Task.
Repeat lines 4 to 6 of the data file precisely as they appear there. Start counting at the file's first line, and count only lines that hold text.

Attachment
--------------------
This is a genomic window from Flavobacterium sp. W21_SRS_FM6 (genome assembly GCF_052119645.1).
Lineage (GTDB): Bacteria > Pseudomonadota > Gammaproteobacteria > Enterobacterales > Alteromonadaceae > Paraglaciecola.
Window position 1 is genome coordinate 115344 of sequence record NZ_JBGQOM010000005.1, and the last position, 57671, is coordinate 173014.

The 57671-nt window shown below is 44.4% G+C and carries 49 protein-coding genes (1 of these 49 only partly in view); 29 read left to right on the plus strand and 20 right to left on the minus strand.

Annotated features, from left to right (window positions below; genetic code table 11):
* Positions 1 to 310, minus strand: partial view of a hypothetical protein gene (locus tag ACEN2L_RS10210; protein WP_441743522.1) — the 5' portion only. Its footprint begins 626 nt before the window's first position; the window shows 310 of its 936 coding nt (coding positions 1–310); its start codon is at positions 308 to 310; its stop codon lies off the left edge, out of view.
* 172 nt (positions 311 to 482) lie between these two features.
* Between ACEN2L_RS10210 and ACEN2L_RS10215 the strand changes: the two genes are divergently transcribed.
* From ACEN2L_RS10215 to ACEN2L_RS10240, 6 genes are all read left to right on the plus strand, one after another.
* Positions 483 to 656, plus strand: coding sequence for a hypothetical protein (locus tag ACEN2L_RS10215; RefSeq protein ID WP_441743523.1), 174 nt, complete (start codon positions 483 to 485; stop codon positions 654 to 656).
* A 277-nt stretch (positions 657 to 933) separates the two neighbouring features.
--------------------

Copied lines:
The 57671-nt window shown below is 44.4% G+C and carries 49 protein-coding genes (1 of these 49 only partly in view); 29 read left to right on the plus strand and 20 right to left on the minus strand.

Annotated features, from left to right (window positions below; genetic code table 11):
* Positions 1 to 310, minus strand: partial view of a hypothetical protein gene (locus tag ACEN2L_RS10210; protein WP_441743522.1) — the 5' portion only. Its footprint begins 626 nt before the window's first position; the window shows 310 of its 936 coding nt (coding positions 1–310); its start codon is at positions 308 to 310; its stop codon lies off the left edge, out of view.